voteThe three guest speakers who joined Chris Fitzsimon at today’s NC Policy Watch Crucial Conversation luncheon delivered mostly optimistic messages about the long-term electoral prospects for progressives in North Carolina in the years ahead. For a variety of reasons — history, voter attitudes on the issues, improved organizational structures to name a few — Tom Jensen, Carol Teal, and Dan Blue III remain quite positive about the future. (We’ll post a video of the event in the coming days.)

That said, there’s no denying that there were some troubling and discouraging developments on November 4 — both in the elections results themselves and in the frustrating apathy of many potential voters who might have participated. In this vein, a regular NC Policy Watch contributor, Prof. Charles Beem of UNC Pembroke, recently authored the following election post mortem that is decidedly less optimistic.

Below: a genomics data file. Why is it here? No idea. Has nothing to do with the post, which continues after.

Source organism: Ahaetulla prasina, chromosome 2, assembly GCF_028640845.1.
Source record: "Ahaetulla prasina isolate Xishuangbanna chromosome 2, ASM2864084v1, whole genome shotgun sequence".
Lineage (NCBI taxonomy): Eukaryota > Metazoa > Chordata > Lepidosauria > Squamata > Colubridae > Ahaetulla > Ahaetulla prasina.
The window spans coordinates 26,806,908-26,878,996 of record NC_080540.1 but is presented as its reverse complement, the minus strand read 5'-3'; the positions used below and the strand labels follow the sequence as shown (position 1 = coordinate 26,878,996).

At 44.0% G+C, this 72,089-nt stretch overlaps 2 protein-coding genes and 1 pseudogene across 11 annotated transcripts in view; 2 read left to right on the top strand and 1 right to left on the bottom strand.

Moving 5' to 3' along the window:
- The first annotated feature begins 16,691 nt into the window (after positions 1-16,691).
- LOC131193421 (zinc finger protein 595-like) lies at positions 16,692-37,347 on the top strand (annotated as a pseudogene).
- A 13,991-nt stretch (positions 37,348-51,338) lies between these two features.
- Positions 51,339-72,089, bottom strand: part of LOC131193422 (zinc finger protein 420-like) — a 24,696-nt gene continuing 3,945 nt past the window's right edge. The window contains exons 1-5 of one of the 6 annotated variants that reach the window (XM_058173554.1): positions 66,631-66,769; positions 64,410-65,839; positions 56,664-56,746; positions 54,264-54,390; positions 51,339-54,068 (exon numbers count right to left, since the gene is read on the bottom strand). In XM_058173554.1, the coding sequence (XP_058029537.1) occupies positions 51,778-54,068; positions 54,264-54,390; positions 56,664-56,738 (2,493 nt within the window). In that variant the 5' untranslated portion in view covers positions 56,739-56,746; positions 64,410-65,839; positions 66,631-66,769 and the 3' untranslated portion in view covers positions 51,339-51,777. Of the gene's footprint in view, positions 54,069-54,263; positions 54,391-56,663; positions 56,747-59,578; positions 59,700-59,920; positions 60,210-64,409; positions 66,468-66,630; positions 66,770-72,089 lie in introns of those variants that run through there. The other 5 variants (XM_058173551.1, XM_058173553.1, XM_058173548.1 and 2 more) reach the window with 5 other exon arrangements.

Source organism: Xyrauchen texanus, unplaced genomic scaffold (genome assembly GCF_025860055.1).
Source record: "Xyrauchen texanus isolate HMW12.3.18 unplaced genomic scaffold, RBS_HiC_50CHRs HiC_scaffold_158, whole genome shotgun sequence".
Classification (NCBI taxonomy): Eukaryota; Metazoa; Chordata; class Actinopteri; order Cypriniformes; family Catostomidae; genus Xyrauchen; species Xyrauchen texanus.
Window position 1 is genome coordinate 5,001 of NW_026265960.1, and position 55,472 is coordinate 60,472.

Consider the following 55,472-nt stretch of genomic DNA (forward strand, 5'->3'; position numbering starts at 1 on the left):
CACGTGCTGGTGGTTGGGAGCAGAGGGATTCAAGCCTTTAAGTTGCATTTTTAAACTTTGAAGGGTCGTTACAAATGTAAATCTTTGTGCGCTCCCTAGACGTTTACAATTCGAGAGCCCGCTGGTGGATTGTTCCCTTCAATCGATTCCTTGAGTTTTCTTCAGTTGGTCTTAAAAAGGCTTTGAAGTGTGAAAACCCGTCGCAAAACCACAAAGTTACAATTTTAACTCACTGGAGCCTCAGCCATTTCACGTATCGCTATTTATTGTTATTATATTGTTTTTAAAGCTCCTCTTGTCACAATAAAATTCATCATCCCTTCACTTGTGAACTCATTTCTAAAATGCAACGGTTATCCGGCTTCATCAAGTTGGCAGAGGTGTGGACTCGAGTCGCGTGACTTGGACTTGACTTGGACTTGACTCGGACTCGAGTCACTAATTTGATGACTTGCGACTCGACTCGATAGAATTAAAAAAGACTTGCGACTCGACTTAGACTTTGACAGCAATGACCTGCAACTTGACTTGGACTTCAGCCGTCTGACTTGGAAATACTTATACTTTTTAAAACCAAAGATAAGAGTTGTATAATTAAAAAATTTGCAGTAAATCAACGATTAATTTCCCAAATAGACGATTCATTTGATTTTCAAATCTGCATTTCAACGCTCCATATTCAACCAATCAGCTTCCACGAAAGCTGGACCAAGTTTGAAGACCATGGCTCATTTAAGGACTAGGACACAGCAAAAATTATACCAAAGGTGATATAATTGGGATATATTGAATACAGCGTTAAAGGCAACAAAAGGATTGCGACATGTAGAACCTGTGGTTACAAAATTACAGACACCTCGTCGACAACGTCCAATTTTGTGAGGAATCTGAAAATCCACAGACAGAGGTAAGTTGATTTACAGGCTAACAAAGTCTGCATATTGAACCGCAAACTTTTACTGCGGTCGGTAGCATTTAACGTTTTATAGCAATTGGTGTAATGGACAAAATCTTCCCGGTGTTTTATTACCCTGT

Troubling takeaways from the election
By Dr. Charles Beem

There are a lot of disturbing takeaways from the recent election results. For progressives, Thom Tillis’ narrow victory and the stronger-than-ever, gerrymandered majorities in the General Assembly and the state’s congressional delegations were enough to make one feel as if the energetic Moral Monday protests and organizing efforts of the past couple of years have produced precious little effect.

Perhaps even sadder is the fact that it is clear today that a critical mass of citizens simply do not seem to care who gets elected to public office, while a highly motivated minority, whose hatred of President Obama defies a rational explanation, are the tail wagging the dog of contemporary America.

The day after the election I made the mistake of asking the eighteen students in my World Civilizations class how many of them voted last Tuesday. The answer was none, even though (or perhaps because, in part) North Carolina’s voter repression law had severely circumscribed their ability to vote.